André has been racing his entire life, starting when he was young and moving through from Motocross, to go-karts, to cars, and now, his son is racing, too.

“That’s part of what we do,” he says. “We have used simulators as training tools but I’ve never participated in one single sim race in my life.

“I asked, ‘what is a simulator actually?’; it’s software, it’s hardware and it’s mechanics, which is exactly what we do in our core business.”

Since moving into the simulator world, Asetek have built an Esports academy to provide that support for competitive and casual sim racers alike.

Tobin Leigh, from Veloce and Quadrant, was the final person to chat with Grid Finder at the Expo.

Being able to be away from Discord and see and speak to the people you meet online through sim racing is one of the highlights of the Expo weekend for many people, Tobin included.

“There’s so many more people wearing Esports jerseys nowadays and it’s so good to see,” he says. “Speaking with the other teams and putting names to faces is good.”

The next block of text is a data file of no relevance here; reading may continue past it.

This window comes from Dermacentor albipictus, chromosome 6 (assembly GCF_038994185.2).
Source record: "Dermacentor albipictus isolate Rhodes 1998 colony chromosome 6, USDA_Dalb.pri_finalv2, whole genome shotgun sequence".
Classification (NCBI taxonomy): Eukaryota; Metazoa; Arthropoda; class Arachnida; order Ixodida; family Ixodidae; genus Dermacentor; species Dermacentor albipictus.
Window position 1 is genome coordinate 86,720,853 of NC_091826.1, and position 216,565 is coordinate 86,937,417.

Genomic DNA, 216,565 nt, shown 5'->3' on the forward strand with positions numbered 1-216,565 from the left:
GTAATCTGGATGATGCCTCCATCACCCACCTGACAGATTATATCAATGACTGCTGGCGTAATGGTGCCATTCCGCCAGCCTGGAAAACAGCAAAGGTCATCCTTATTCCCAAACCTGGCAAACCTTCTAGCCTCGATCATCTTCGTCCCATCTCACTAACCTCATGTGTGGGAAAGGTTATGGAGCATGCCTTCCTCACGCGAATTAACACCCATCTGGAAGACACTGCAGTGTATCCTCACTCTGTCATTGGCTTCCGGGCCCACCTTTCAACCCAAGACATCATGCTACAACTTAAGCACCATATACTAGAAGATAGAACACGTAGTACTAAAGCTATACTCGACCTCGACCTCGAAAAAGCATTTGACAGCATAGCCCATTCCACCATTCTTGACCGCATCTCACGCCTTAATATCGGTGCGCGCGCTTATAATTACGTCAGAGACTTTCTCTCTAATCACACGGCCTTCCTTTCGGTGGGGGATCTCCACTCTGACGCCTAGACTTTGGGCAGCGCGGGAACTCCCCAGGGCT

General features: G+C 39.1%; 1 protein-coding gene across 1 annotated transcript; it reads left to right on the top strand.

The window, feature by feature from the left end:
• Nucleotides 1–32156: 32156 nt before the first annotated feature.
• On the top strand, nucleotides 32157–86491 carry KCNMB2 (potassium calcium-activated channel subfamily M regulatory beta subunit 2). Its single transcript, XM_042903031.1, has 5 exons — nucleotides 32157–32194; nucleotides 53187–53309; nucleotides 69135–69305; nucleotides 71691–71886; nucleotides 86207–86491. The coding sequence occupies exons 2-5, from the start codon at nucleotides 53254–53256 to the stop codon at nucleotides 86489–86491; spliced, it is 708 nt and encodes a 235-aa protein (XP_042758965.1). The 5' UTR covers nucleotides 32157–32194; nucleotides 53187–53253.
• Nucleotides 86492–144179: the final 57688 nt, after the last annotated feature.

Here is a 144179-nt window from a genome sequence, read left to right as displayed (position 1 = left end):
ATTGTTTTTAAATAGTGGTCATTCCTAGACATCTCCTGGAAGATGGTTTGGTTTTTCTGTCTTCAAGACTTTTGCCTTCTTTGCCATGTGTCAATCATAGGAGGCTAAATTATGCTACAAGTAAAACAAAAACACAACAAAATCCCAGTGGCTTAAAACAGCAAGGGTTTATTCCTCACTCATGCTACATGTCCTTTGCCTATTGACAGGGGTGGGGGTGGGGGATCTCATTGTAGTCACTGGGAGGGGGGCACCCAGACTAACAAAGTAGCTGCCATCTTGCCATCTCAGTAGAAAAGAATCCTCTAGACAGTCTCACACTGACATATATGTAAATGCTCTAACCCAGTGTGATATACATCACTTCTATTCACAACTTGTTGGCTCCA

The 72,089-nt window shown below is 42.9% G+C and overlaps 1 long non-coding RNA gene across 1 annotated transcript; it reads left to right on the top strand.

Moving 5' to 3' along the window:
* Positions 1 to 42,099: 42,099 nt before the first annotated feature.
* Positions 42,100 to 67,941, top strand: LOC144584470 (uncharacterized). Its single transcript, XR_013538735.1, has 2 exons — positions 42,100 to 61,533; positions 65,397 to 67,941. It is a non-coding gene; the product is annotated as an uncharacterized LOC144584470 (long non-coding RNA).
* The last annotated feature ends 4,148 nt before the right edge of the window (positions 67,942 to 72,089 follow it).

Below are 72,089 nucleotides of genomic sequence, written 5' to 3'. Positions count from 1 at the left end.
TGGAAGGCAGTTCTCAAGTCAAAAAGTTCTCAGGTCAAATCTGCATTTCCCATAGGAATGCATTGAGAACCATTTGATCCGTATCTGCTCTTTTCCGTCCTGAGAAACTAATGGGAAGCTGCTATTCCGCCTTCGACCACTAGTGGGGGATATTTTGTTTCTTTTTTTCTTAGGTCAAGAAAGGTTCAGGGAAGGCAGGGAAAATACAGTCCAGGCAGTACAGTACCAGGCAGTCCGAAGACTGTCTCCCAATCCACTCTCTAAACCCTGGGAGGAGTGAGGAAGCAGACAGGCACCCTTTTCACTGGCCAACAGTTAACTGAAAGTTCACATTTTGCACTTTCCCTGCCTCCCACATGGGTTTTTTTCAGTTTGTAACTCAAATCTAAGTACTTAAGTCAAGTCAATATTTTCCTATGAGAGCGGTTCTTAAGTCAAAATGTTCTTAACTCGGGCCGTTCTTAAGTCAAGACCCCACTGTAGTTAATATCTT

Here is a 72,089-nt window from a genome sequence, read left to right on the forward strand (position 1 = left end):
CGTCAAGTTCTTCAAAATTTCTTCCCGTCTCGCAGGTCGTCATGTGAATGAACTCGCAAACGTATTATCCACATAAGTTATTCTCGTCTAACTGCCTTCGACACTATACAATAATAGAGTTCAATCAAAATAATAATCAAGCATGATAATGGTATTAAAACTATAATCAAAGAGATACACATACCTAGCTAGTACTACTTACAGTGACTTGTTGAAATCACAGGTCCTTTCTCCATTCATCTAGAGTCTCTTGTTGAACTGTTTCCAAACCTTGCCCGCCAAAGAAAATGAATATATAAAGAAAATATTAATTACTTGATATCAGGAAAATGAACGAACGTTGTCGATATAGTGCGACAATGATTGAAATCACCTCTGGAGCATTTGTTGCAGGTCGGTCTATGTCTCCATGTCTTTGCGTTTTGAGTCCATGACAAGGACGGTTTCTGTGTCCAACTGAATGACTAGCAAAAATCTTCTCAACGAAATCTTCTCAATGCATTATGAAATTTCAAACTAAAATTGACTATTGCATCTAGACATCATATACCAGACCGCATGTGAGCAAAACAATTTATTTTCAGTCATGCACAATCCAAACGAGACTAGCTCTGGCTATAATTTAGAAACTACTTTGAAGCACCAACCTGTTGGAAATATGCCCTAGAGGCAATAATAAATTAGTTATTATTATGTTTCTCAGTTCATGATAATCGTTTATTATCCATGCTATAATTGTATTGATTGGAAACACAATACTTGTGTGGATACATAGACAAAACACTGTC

The drivers from different sim racing teams all know each other already, which is a huge part of Esports, having met at a variety of events throughout the year.

“That’s down to the fact that sim racing has become more like that,” Tobin says. “We’ve had our drivers at our HQ in London to practise at our facility there, but we’re bringing those guys back together and they’re seeing each other again.”

Sim racing has been around for a while, but the competition and the technology hasn’t always been the same.

“10 years ago, it was nothing,” Tobin says. “I can only imagine where it will be in another 10 years time.”